Once the script has finished you should have a “master” directory sitting in the directory where you ran the script.  That directory will contain two sub-directories:  “video” and “audio”.  The “video” directory will have a bunch of files named something like “FRAME_######.PNG”, with the #’s indicating the order of the frames.  If the input video file has and audio track, then the “audio” directory will contain several audio files whose names will be self-apparent.  (If the input video file doesn’t have an audio track, then the “audio” directory will be empty.)

That workaround I mentioned earlier is pretty simple.  If you don’t want to add a directory to your PATH, then simply change the command-line example above to include the entire path to your script, e.g.:

Windows:  C:\MyDrive\NewScript\movie2master PNG FRAME
Mac/Linux:  /usr/foo/ffmpegscripts/ PNG FRAME

The script generates a new “master” directory in the current working directory ». It deletes any previous “master” directory it finds there, along with all of its contents.


  1. Make sure you have plenty of disk space – a minimum of 30GB per minute of 4K fulldome video (maybe more, depending on the video content)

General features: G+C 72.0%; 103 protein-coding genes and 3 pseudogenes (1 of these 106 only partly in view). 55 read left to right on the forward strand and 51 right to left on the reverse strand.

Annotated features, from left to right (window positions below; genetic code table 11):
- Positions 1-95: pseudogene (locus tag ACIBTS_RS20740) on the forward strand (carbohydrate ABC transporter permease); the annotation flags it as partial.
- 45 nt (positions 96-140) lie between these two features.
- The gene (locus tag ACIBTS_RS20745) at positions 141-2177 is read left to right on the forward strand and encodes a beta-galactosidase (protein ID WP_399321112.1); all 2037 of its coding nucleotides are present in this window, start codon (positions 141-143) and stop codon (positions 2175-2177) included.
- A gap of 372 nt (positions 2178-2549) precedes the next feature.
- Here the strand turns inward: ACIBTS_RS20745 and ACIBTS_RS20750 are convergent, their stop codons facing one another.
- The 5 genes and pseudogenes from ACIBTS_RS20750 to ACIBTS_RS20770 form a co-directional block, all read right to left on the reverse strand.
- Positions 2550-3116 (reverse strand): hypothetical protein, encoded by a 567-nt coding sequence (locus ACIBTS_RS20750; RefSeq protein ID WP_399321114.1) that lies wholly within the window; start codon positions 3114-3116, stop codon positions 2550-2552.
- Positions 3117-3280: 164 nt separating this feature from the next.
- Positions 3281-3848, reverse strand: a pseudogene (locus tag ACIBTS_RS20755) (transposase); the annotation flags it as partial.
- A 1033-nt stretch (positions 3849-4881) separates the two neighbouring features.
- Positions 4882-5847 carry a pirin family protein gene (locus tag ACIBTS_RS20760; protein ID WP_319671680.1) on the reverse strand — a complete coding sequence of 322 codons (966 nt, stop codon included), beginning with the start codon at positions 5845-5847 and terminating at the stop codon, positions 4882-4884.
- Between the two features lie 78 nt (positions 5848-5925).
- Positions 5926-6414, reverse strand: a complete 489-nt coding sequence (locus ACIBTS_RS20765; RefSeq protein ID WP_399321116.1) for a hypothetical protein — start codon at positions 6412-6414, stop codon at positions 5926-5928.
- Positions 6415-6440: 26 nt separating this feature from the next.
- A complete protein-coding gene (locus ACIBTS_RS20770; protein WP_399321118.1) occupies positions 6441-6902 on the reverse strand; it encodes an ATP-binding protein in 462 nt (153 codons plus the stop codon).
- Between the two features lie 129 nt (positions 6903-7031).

2. Install the version of FFMPEG needed for your machine (, and make sure it’s in your system PATH
  3. Copy the script below into a file called “movie2master.cmd” (Windows) or “” (Mac/Linux), and ensure that the file is also in your PATH
  4. Copy your source video file (MP4) into a directory by itself
  5. Open a command window, and move to the target directory you just created
  6. Execute the script:  
    • Windows: movie2master your_target_file.mp4 PNG FRAME
    • Mac/Linux: your_target_file.mp4 PNG FRAME
  7. Wait for the script to complete (approx. 10-20 minutes for every 1 minute of video)
  8. Look for a “master” directory in the target directory, with sub-directories
    • “video”: holds image files labeled FRAME_000001.PNG, FRAME_000002.PNG, etc.
    • “audio”: holds WAV and MP3 audio files (but only if the source MP4 file had an audio track)

Best Practices

  • Put each source video file into a separate directory, and then run the command from that directory.  That way you’ll end up with a “master” directory sitting next to the original video file, and you’ll always know what it contains
  • You can never have too much hard disk space
  • Your computer will never be fast enough

Quick note (Windows): if you make the mistake of double-clicking on the script file, then you’ll see a command-line window flash on the screen very briefly. What happened is this: double-clicking on a icon causes your computer to try to execute the command. Double-clicking doesn’t give it the parameters it needs, so it runs without doing anything. Nothing bad happened. It just didn’t work. But it’s better if you don’t do that.

“movie2master” Script:

For Windows

REM movie2master.cmd
REM Converts a MOV or MP4 file to an image sequence + audio files.
REM Should work with most popular video file formats, but only MOV and MP4 have been tested.